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resolution scaling for MacBook Pro (non-retina)

1428 Views 8 Replies Latest reply: Feb 28, 2013 9:36 PM by pizza29965 RSS
buckym Calculating status...
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Feb 20, 2013 2:39 PM

I see that the MacBook Pro Retina has a nifty resolution scaling feature that can make the fonts/icons look bigger while maintaining the display's native resolution.

 

Does the non-Retina MBP have the same ability? I would really like to be able to scale by 125% (fonts/icons appear 125% bigger) while keeping native resolution of 1440x900.

  • pcpu Calculating status...
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    Feb 20, 2013 8:38 PM (in response to buckym)

    You might be able to 'hack' your computer and enable 1400x900 HiDPI resolution through the software but...

     

    1.) Your display is mostly likely only capable of displaying 1400x900, you need a display that can display 2x that resolution of 2800x1800 at a minimum.   Only the 15inch Retina or some external monitor would be capable of that.

     

    2.)If you enabled HiDPI it might not look good on your native 1400x900 display.   The current 15 cMBP and rMBP can have the same hardware with few differences.   They can have the same processor and gpu so, the only bottleneck to you doing retina resolution of 1400x900 HiDPI is the display itself. Maybe some internal software setting that enable the up and down scaling,which might be only active for retina MBP.

  • clintonfrombirmingham Level 7 Level 7 (26,755 points)
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    Feb 21, 2013 2:55 AM (in response to buckym)

    Try a demo of SwitchResX - I'm not sure that it will do exactly what you're looking to do, but it might be of some assistance.

     

    Clinton

  • pcpu Level 1 Level 1 (0 points)
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    Feb 21, 2013 5:27 AM (in response to buckym)

    First thing is the resolution on your display is 1400x900, you cannot use any resolution above that value.   If you do it will look serious bad.  

     

    To achieve a 1400x900 HiDPI resolution you need to have a display with a resolution of at least 2800 x 1800.

     

    Bacially you are limited by your maximum display resolution which is a hardware attribute that you cannot change.

  • pizza29965 Calculating status...
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    Feb 28, 2013 1:16 PM (in response to pcpu)

    pcpu, you don't understand at all what he wants.  clinton, that program won't do what he wants.

     

    What the OP is talking about is that on a retina display there is the option to choose a lower resolution than 1440x900 and have it scale it up to still look reasonable, but have less screen space.  Therefore larger icons and such.  You can't do this on non retina displays.  The closest thing is to set your resolution (found in the display panel of the preferences app) to a lower resolution that still matches your screen size, and it will scale it up somewhat, but it will not be as crisp as it is now unfortunately.  You're using 1440x900 at the moment, which means you're on a 16:10 (or 8:5) display.  So, you should be able to set it down to 1280x800 and that should have a similar effect to what the retina displays do.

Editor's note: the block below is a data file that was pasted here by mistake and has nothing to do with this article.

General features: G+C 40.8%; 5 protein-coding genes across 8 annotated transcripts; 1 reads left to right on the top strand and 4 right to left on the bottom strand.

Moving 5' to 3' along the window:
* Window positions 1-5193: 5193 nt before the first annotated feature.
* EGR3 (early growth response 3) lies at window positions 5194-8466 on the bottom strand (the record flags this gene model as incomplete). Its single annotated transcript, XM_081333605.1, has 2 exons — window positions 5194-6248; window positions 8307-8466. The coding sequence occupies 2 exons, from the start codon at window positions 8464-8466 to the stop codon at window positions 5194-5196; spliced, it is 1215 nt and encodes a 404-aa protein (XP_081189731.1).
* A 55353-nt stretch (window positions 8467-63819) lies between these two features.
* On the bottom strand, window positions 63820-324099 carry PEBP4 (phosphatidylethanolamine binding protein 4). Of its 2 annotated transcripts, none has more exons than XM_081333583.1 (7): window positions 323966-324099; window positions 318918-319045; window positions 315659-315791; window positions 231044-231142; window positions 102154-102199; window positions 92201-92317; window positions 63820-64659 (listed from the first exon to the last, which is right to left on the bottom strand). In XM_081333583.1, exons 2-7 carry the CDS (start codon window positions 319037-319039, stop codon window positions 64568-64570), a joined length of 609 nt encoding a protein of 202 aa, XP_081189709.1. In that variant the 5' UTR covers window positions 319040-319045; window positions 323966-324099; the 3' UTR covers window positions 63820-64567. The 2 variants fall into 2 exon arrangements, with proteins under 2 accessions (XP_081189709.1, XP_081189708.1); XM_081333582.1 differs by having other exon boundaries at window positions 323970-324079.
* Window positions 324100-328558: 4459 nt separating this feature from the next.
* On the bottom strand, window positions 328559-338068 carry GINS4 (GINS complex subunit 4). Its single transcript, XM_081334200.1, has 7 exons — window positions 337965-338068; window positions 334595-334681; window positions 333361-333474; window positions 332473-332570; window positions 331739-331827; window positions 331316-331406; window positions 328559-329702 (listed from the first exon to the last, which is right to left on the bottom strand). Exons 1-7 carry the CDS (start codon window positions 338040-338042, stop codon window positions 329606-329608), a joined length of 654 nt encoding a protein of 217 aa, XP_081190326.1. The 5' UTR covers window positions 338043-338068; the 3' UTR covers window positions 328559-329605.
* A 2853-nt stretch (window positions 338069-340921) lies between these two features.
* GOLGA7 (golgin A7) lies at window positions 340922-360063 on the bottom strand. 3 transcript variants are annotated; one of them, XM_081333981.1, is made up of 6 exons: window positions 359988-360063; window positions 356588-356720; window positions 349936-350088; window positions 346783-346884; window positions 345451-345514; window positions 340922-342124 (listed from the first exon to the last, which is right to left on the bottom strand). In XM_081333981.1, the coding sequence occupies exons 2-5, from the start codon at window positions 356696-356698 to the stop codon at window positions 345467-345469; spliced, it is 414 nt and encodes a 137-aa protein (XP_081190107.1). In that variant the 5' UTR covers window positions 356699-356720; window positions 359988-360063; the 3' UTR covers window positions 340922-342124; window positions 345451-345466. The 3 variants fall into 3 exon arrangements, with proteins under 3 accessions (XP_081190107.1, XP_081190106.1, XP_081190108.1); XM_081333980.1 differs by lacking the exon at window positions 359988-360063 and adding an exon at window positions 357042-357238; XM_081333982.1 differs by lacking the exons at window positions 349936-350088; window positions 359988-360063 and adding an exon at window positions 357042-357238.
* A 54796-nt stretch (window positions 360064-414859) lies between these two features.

• pcpu Level 1 Level 1 (0 points)
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    Feb 28, 2013 1:59 PM (in response to pizza29965)

    @pizza29965

     

    Read what I wrote, it is pretty clear.   To achieve a 1400x900 HiDPI resolution you need to have a display with a resolution of at least 2800 x 1800.  

     

    The best he can do with his current 1400x900 display is 700x450 HiDPI.  In order to replicate retina you need to divde your max_height, max_width of the display you want by 2.

     

    There is no chance he will achieve 1280x800 HiDPI mode on a 1440x900 display; but he can on 2560x1600 display.  How did I get 2560x1600, I multiplied 1280x800 by 2.  It simple math.

     

    Let me know if anything I said is not clear.

  • pizza29965 Level 1 Level 1 (5 points)
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    Feb 28, 2013 9:36 PM (in response to buckym)

    Sorry, but I don't think it's possible.  The Retina display does let you choose a couple options that are higher resolution than half, but as far as I can tell those appear blurry just like selecting that smaller resolution does for you, and all it really does is make the OS treat it like that's the resolution.  At best you'd only get a few things taht would look any better than just straight up setting your resolution to 1280x800.  I looked around a lot and wasn't able to find anything.

     

    @pcpu  Sorry, but that wasn't what he was asking.  On the Retina MacBook you have 4 or 5 scale options, a few of them make it so you don't have the full resolution possible, but it's bigger than 1/2 the display resolution anyway, and I guess it might display UI elements that are vector in the actual full resolution, but most things look blurry from what I've heard.  He was asking if it was possible to do that same thing on his display, which I looked into, and I was unable to find any way to make the computer do the same thing on a non-retina display.  Telling him about how retina works isn't what he wanted, he wanted the UI bigger, and the UI is entirely vector or some such at this point so it would have looked just fine bigger if he could scale.

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